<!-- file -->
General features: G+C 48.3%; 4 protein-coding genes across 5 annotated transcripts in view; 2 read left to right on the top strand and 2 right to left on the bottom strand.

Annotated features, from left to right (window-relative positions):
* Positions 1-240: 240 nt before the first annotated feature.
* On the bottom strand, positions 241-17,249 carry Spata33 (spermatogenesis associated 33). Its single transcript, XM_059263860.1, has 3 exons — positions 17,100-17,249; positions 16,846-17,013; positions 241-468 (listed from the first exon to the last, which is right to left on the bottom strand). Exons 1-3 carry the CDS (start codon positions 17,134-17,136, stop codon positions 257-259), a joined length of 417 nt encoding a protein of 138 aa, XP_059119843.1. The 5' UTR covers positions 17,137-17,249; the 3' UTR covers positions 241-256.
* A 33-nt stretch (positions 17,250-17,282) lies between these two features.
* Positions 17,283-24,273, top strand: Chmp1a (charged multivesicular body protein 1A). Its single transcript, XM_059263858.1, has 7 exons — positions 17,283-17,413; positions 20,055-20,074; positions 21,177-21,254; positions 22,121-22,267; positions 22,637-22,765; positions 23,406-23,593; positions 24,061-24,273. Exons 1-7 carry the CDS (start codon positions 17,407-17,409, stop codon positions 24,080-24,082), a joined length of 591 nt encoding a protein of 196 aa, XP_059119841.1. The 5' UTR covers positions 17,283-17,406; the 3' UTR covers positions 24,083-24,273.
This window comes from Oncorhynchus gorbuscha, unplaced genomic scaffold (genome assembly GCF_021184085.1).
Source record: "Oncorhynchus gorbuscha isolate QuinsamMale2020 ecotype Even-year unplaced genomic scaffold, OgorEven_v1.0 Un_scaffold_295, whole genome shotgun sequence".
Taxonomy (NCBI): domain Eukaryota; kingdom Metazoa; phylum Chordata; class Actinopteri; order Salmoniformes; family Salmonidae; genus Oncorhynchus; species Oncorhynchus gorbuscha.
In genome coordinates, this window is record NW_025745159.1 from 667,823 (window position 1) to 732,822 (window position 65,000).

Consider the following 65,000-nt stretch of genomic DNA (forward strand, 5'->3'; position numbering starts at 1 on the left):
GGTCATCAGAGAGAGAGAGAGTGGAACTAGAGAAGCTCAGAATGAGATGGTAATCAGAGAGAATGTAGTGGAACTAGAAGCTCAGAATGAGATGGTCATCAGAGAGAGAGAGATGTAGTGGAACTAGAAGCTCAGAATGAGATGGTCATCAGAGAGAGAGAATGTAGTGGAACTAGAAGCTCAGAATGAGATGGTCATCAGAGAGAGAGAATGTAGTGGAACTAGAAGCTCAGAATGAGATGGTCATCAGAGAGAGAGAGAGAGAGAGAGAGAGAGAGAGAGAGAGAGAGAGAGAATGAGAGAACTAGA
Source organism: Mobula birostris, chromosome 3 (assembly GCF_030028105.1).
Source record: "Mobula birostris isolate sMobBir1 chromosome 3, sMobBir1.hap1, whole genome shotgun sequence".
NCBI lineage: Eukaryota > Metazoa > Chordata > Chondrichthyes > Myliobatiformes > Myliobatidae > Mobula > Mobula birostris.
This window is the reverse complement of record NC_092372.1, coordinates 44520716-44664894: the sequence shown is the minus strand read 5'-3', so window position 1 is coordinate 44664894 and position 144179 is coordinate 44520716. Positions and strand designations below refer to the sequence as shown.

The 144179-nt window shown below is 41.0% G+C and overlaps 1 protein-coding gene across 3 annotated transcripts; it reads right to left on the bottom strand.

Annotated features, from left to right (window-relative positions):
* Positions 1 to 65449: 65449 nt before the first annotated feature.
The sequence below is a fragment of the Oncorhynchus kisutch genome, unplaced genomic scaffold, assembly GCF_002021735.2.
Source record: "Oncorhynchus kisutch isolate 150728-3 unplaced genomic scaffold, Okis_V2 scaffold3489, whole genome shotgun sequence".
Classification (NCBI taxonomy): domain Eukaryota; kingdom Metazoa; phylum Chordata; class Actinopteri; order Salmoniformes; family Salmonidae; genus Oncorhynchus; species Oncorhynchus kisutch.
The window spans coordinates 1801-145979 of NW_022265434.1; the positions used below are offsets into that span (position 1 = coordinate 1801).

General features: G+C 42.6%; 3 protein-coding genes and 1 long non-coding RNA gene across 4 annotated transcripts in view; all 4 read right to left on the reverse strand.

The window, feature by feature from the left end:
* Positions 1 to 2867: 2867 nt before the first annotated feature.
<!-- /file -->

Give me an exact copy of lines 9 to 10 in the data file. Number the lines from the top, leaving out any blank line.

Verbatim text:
Taxonomy (NCBI): domain Eukaryota; kingdom Metazoa; phylum Chordata; class Actinopteri; order Salmoniformes; family Salmonidae; genus Oncorhynchus; species Oncorhynchus gorbuscha.
In genome coordinates, this window is record NW_025745159.1 from 667,823 (window position 1) to 732,822 (window position 65,000).